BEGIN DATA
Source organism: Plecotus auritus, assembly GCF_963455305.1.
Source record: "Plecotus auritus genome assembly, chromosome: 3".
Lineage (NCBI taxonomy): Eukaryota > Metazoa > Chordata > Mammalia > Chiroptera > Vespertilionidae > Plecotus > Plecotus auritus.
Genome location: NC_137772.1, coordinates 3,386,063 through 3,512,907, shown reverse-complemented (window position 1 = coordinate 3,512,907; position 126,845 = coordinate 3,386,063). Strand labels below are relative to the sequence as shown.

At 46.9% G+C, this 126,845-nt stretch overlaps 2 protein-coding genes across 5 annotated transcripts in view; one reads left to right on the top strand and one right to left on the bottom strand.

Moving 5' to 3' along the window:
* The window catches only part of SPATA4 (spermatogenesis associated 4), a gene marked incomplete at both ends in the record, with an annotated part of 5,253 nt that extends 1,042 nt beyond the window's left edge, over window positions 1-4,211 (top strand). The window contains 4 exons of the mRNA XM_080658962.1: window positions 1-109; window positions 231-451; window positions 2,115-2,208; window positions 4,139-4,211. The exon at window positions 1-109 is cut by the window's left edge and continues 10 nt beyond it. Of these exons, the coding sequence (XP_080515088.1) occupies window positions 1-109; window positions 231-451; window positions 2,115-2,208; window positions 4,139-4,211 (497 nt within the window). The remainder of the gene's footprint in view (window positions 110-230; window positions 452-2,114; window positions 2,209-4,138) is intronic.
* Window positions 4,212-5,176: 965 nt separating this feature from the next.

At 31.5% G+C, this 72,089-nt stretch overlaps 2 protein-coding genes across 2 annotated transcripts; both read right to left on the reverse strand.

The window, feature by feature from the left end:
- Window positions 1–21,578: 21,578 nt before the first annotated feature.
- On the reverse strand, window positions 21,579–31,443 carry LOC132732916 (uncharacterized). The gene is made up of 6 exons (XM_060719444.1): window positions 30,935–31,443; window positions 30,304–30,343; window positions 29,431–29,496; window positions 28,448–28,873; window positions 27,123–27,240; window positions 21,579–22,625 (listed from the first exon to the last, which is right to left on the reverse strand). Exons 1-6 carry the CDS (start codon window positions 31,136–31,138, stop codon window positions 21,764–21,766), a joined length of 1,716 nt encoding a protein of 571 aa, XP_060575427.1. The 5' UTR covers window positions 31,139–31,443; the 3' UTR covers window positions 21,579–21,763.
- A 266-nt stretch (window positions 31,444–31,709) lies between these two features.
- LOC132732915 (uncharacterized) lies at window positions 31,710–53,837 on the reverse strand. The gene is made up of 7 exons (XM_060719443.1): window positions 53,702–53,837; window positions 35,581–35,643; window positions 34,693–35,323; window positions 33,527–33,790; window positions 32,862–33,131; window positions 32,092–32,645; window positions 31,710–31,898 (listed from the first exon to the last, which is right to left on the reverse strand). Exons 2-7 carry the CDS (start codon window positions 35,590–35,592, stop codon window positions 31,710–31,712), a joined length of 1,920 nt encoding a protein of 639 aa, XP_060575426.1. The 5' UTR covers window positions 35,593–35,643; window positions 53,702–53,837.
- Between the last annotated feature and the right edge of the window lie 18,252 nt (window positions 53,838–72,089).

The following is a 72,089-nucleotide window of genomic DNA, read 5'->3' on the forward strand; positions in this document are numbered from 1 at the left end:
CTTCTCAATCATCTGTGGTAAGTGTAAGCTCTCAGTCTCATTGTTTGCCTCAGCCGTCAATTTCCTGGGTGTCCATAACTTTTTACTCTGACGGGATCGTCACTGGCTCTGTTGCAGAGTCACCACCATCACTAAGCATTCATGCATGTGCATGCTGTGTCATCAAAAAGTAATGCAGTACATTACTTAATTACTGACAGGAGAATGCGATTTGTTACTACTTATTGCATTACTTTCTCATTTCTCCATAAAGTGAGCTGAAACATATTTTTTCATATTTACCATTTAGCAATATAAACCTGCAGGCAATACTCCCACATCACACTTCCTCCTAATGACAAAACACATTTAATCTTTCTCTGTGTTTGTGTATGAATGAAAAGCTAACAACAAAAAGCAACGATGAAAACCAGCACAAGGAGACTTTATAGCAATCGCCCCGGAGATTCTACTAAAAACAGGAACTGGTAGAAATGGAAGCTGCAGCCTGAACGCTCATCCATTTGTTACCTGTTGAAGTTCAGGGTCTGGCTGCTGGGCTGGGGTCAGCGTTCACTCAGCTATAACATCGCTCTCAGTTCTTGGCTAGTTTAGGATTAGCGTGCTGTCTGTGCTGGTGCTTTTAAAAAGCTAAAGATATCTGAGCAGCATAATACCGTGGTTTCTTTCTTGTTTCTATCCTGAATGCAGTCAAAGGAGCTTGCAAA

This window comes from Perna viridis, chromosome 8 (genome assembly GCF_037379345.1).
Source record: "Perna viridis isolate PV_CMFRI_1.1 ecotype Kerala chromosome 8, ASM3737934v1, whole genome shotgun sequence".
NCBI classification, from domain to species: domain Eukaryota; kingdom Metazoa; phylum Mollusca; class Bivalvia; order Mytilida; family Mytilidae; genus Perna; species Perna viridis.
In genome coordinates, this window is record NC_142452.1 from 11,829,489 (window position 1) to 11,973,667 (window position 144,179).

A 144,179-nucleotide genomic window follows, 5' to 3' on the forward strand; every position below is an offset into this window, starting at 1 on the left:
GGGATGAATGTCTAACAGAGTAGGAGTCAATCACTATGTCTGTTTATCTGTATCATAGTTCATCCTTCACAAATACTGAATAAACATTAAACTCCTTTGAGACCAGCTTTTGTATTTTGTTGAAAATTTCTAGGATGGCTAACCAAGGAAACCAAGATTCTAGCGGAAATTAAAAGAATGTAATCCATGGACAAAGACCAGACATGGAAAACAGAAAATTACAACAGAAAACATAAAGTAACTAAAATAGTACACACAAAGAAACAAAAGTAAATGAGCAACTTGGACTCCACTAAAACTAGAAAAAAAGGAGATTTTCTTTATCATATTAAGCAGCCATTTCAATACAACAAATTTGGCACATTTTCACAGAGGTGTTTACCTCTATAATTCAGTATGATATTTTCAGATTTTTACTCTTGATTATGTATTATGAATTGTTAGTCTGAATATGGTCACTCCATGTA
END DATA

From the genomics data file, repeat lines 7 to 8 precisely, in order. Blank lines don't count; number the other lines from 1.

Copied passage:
* The window catches only part of SPATA4 (spermatogenesis associated 4), a gene marked incomplete at both ends in the record, with an annotated part of 5,253 nt that extends 1,042 nt beyond the window's left edge, over window positions 1-4,211 (top strand). The window contains 4 exons of the mRNA XM_080658962.1: window positions 1-109; window positions 231-451; window positions 2,115-2,208; window positions 4,139-4,211. The exon at window positions 1-109 is cut by the window's left edge and continues 10 nt beyond it. Of these exons, the coding sequence (XP_080515088.1) occupies window positions 1-109; window positions 231-451; window positions 2,115-2,208; window positions 4,139-4,211 (497 nt within the window). The remainder of the gene's footprint in view (window positions 110-230; window positions 452-2,114; window positions 2,209-4,138) is intronic.
* Window positions 4,212-5,176: 965 nt separating this feature from the next.